Assessing Adequacy of Leisure and Recreation Facilities in KFUPM Campus: A Futuristic Need-Gap Perspective

Assessing Adequacy of Leisure and Recreation Facilities in KFUPM Campus: A Futuristic Need-Gap Perspective

Adel S. Aldosary (King Fahd University of Petroleum & Minerals, Saudi Arabia) and Kh. Md. Nahiduzzaman (King Fahd University of Petroleum & Minerals, Saudi Arabia)
DOI: 10.4018/978-1-4666-1601-1.ch038
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Leisure and recreation facilities are strongly intertwined due to their mutual dependencies. Thus, they build up invisible networks. Leisure and recreation facilities are one of the imperative components for socio-cultural, psychological, and economic development. In the spectrum of sustainable development, it is not possible to initiate development process without strategically planning for leisure and recreation activities. KFUPM was developed with specific leisure and recreation facilities for its community members. This paper examines their adequacy and possible set of actions to minimize the inadequacies in relation to growing and changing needs of the diversified-culture based community. Preparation of a proposed alterative (strategic) action plan to improve leisure and recreation facilities is based on conducting an internal assessment of current and forecasting amenities, and the need-gap analysis. The proposed action plan covers the estimated cost and urgency level for each of the alternative leisure and recreation improvement options. KFUPM must be committed to embracing the vision and strategies presented by this study, and allocate resources to implement strategic plans for improving leisure and recreation facilities that foster productivity and help shape systems for human resource development.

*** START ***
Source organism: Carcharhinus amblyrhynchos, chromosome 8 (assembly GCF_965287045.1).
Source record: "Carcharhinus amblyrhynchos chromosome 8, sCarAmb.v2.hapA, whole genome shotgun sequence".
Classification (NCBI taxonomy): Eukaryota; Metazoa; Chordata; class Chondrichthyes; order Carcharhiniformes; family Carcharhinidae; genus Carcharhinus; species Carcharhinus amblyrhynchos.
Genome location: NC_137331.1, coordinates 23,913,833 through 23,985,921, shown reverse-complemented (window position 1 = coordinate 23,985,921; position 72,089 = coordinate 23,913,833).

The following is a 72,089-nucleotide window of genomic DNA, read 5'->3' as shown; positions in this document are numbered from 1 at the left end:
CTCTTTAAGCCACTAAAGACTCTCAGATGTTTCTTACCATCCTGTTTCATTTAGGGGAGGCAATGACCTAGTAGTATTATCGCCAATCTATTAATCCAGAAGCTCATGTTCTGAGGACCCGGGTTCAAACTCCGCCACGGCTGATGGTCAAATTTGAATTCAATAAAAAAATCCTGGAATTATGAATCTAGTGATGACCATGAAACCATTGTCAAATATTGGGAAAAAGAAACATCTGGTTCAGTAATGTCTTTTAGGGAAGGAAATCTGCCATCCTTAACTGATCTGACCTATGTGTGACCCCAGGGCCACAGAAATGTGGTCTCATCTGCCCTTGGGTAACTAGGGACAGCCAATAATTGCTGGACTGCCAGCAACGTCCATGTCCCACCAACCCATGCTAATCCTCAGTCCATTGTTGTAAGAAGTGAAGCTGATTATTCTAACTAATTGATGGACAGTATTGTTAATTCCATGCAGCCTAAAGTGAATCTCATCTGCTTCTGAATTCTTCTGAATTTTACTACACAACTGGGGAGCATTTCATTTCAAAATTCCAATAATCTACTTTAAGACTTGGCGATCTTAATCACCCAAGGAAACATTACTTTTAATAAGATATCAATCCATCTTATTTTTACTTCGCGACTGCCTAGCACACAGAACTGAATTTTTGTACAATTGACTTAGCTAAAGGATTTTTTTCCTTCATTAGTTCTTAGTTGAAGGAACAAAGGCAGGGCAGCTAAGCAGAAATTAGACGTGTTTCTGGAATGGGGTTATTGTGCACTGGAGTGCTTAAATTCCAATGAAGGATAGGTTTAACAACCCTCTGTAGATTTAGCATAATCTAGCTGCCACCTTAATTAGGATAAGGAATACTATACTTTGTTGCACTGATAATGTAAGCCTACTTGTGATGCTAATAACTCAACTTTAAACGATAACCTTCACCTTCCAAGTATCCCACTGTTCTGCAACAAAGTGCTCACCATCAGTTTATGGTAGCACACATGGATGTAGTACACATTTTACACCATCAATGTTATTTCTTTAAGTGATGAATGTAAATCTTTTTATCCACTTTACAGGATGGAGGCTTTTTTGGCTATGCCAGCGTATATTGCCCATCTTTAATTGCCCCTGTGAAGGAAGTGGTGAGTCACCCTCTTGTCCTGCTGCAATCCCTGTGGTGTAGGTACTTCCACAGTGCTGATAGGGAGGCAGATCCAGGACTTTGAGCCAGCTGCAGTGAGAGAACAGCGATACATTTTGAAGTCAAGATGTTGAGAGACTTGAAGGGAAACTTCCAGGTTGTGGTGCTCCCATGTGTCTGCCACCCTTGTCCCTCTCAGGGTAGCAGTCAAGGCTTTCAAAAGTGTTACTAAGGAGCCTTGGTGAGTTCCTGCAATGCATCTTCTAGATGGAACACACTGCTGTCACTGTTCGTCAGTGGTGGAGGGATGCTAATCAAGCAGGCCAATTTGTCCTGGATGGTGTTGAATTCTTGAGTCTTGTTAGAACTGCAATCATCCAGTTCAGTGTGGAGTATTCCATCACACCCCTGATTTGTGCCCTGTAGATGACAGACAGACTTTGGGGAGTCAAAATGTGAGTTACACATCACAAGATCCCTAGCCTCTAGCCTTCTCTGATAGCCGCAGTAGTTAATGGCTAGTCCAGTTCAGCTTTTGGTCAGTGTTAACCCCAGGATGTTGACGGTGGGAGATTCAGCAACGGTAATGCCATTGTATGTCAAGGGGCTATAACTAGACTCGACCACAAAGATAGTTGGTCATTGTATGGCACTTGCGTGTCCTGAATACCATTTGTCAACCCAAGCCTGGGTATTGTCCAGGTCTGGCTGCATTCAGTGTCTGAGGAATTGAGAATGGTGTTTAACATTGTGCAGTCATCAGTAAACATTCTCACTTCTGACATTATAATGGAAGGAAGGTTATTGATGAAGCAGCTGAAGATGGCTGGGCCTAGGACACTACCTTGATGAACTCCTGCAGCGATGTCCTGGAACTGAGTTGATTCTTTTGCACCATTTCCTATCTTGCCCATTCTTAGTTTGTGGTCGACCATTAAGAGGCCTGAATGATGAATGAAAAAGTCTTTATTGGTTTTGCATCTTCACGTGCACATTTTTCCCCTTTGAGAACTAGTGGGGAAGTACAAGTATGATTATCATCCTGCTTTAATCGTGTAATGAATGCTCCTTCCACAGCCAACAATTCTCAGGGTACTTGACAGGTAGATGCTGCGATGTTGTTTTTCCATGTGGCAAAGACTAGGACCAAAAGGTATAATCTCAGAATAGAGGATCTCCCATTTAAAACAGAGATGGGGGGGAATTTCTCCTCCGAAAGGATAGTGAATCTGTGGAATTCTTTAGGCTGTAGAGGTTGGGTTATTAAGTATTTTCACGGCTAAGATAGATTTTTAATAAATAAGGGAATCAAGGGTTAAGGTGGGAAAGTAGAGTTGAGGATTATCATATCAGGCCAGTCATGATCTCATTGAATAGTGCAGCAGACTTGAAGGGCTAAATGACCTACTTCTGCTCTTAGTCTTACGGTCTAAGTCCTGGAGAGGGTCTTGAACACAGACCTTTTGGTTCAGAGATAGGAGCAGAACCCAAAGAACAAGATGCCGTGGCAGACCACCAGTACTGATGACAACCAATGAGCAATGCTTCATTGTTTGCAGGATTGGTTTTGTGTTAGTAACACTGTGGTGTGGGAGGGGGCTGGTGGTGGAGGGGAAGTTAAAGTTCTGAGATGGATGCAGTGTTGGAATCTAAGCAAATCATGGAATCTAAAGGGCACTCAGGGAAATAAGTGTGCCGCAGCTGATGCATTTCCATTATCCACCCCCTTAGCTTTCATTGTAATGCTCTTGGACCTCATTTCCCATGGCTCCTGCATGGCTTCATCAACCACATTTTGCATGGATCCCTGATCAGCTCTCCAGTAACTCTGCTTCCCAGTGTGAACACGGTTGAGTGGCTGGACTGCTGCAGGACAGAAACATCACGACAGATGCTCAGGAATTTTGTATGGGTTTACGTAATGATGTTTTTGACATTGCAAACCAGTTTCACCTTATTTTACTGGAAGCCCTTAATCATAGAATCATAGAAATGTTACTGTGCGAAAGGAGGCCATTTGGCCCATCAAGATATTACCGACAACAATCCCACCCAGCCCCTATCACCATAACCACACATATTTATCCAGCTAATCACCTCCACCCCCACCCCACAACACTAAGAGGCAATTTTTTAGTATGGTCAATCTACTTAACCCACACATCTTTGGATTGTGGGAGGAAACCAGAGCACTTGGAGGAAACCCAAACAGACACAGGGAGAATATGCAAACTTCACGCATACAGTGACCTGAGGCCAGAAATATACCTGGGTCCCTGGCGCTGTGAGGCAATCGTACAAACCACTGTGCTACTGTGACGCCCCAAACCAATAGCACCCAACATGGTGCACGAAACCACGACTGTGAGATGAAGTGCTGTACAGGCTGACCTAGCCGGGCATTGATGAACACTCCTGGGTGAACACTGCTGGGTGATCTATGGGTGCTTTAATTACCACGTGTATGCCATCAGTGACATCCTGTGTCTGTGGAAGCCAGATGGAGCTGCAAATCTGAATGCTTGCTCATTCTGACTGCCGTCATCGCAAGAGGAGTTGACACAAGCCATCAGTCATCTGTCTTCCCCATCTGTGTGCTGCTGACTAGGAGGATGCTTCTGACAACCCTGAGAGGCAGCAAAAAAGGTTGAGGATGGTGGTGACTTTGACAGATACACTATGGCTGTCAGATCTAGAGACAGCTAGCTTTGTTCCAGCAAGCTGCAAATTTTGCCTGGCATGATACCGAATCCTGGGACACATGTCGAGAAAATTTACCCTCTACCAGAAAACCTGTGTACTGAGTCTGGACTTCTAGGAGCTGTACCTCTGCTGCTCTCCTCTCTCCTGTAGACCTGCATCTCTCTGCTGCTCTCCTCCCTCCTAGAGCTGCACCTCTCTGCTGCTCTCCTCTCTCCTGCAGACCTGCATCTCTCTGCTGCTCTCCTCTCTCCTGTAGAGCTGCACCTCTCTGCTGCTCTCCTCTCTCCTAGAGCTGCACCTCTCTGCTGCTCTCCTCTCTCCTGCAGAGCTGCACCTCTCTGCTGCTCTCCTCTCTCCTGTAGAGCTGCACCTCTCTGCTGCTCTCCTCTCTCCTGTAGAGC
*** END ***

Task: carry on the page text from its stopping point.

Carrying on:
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Leisure and recreation activities are one of the critical dimensions that determine quality of life (Cushman & Alan, 1990). There are common leisure and recreation facilities through which people spends time, and develop skills and competencies as well. Traditionally, leisure and recreation activities are given low priority against the support and assistance provided for socio-cultural and economic development (Kaiser, Godschalk, & Chapin, 1995; Kraus, 1966). Therefore, many development initiatives are only limited to sporadic recreation and leisure choices. When other opportunities are offered, they often involve taking group of people to large public settings (e.g., community centres, shopping malls, theatres, restaurants, etc.) while very little support is offered for individual participation in community settings that offer greater opportunities for social connections and relationships (Nelson, 2004; Pigram, 1983).

In order to assist people to get involved in leisure and recreation activities, one must be aware of the available and possible opportunities within confinement of the community (Centre on Human Policy, 1990; Centre for Urban Affairs and Policy Research, 1988). This awareness includes the following information,